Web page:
The Protein Man's Blog | A Discussion of Protein Research

DNA Extraction: Difference in Plasmid and Genomic DNA Isolation

Posted by Protein Man on Jun 20, 2017 2:30:00 AM

Isolating genomic and plasmid DNA for further investigation and downstream application (e.g. PCR, sequencing, etc.) requires totally different protocols. While isolating genomic DNA merely requires you to crack open the cell walls and purify the resulting sample, extracting plasmid DNA may be a bit trickier and more complicated than this. Here’s a rundown on how these techniques differ.

Read More

Topics: Molecular Biology

Mitochondrial DNA from Fungi (yeast) via Spheroplasts

Posted by Protein Man on Jun 13, 2017 2:30:00 PM

INTRODUCTION

When we speak of mitochondria, anyone with knowledge of life science could tell you of its presence in animal cells and absence in plant cells. However, it should not be forgotten that another kingdom shares this cellular powerhouse - kingdom fungi.

Read More

Topics: Molecular Biology, Protein Extraction

CNBr-activated resin to immobilize ligands for affinity chromatography

Posted by Protein Man on Jun 6, 2017 2:30:00 PM

Commercially available affinity purification supports are designed on the principle of specific surface interactions among biomolecules, including, but not limiting to, antigen-antibody, enzyme-ligand and lectin-carbohydate. Affinity chromatography is one of the most efficient tools used for purification of biomolecules of interest, including proteins, glycoproteins, lipids and nucleic acids. In affinity chromatography, one of the interacting molecules is covalently bound to the resin and is addressed as a ligand. The stationary ligand bound resin interacts with the ligand interacting proteins or biomolecules, which are passed through the resin in mobile phase and hold them to the resin. These molecules are later eluted as a purified fraction with an elution buffer.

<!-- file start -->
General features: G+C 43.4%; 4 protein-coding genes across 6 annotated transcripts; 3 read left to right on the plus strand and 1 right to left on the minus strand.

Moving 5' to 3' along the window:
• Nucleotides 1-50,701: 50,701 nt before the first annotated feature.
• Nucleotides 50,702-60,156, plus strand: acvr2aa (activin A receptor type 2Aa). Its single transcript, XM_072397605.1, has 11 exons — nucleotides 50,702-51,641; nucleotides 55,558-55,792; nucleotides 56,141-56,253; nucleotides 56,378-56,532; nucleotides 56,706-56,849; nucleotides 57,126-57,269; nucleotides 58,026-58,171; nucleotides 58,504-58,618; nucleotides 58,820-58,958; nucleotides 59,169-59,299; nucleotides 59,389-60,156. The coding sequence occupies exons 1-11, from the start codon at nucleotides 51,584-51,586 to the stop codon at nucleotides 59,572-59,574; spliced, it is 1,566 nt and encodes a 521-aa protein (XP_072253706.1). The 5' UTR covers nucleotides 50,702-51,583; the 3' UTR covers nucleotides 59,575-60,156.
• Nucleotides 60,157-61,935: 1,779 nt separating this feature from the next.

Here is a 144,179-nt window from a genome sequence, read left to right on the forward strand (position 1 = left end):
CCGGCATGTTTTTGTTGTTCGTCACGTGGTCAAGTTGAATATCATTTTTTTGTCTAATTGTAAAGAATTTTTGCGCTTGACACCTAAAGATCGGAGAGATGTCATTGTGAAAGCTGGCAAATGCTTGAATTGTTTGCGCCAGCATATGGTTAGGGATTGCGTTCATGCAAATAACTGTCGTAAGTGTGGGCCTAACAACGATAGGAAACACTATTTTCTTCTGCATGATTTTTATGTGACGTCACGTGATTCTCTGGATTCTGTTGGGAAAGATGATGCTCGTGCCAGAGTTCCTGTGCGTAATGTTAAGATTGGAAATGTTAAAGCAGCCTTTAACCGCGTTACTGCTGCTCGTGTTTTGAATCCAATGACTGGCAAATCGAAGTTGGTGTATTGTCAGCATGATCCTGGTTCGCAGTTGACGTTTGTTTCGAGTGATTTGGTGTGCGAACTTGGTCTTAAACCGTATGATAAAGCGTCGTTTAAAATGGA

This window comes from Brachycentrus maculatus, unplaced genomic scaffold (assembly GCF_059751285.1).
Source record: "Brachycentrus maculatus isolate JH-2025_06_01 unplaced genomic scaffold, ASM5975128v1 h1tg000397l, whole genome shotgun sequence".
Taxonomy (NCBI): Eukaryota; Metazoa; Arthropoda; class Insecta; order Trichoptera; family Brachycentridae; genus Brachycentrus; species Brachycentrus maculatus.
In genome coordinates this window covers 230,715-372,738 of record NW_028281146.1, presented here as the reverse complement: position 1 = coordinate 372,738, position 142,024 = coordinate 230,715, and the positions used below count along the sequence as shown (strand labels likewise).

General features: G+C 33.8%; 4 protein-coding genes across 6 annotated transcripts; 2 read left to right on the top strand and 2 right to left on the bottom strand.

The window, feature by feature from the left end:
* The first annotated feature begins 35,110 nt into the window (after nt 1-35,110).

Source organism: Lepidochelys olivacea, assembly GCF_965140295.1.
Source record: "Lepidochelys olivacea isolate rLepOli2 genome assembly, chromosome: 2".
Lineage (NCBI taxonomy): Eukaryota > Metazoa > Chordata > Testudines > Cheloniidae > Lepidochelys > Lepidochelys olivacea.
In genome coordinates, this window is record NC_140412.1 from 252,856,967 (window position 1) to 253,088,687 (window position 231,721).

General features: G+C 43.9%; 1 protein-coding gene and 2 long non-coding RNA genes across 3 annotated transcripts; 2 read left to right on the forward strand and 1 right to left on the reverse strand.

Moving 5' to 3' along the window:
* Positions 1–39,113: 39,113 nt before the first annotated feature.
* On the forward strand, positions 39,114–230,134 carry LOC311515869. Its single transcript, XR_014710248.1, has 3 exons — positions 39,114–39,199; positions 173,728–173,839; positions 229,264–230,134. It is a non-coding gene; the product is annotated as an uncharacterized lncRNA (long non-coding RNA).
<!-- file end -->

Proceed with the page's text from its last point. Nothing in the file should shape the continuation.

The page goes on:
Read More

Topics: Protein Purification

Get the latest from The Protein Man

Protein_Purificaiton
Ellyn Daugherty's Biotechnology: Science for the New Millennium